The-Tibetan-Book-of-Living-and-Dying

realjannaweiss

The-Tibetan-Book-of-Living-and-Dying

TWO STORIES 389

them a part of his life. Rick sat in his chair and faced us all and told

us how he felt about dying. I hope that these excerpts will give you

some flavor of this moving occasion:

When I thought I was dying, two years ago, I did what was natural:

I cried out, and I was answered. And it took me through several

weeks of horrible fevers, where I thought I was going to go in the

middle of the night ... This devotion, this crying out... When this

is all you can do, we have that promise from Padmasambhava that

he is there. And he doesn't lie: he has proved himself to me many

times.

If it were not for Padmasambhava, whom Rinpoche teaches us is

the nature of our own mind, our own buddha nature, if it were not

for that glorious shining presence, I couldn't go through what I'm

going through. I just know I couldn't.

The first thing I realized was that you must take personal responsibility

for yourself. The reason I am dying is that I have AIDS. That

is my responsibility; no one else is to blame. In fact there is no one

to blame, not even myself. But I take responsibility for that.

I made a vow to myself and to whatever gods there may be,

before I came into Buddhism, that I just wanted to be happy. When

... I made that decision, I stuck to it. And this is very important in

doing any kind of training of the mind. You must make the decision

that you really want to change. If you don't want to change, no one

is going to do the work for you.

Our part... is to work with the daily aspects of our situation. First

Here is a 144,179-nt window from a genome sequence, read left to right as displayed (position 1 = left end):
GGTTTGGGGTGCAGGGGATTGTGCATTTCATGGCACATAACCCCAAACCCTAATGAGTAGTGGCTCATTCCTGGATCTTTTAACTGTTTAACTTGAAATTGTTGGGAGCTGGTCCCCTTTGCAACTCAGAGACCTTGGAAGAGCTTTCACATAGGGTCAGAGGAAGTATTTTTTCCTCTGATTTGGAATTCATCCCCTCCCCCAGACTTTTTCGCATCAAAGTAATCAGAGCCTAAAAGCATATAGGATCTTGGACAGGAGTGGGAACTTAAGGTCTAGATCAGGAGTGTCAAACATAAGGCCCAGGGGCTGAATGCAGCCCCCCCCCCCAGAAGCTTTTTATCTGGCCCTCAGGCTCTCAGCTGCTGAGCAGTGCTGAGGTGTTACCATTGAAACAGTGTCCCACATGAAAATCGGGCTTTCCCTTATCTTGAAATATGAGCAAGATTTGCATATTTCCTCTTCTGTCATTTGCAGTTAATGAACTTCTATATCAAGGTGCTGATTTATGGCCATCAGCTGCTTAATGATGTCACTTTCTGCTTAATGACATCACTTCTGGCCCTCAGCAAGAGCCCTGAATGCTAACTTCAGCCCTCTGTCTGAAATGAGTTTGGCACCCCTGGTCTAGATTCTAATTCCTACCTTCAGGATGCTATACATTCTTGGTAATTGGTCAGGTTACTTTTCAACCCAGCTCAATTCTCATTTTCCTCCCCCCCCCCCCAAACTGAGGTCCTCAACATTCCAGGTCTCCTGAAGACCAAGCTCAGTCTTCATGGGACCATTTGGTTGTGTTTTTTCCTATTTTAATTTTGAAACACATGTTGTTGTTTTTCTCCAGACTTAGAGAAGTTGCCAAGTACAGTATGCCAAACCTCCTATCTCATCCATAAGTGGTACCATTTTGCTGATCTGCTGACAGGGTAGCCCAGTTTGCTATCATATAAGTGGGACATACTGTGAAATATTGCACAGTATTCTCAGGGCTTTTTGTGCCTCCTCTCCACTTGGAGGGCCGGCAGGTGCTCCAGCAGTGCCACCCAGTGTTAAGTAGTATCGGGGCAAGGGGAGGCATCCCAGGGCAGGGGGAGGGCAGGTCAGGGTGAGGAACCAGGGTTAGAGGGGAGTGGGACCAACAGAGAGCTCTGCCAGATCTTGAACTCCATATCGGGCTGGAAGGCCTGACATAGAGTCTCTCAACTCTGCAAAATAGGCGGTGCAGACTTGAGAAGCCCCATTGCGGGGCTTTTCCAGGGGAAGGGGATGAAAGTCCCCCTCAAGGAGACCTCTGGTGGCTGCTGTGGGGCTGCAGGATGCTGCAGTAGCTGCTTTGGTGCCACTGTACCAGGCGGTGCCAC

is to be grateful that you are in this body, and on this planet. That was

the beginning for me—realizing gratitude for the earth, for living

beings. Now that I feel things slowly slipping out, I am becoming so

much more grateful for everyone and everything. So my practice now

centers on this gratitude, simply a constant offering of praise to life, to

Padmasambhava, who is living all of these multitudinous forms.

Don't make the mistake I did for so many years, that "practice"

means sitting straight and saying mantras, thinking, "I'll be glad when

this is over!" Practice is much bigger than that. Practice is every person

you meet; practice is every unkind word you hear or that may

even be directed at you.

When you stand up from your practice seat, that's when practice

really begins. We have to be very artful and creative in how we

apply the practice to life. There is always something in our environment

we can connect with, to do the practice. So if I'm too dizzy to

visualize Vajrasattva above my head, I stand up, and I go and wash

my morning dishes, and the plate I'm holding in my hand is the

world and all its suffering beings. Then I say the mantra ... OM

VAJRA SATTVA HUM ... and I'm washing away the suffering of

beings. When I take a shower, it's not a shower; that's Vajrasattva

above my head. When I go out in the sunshine, it is the light, like a

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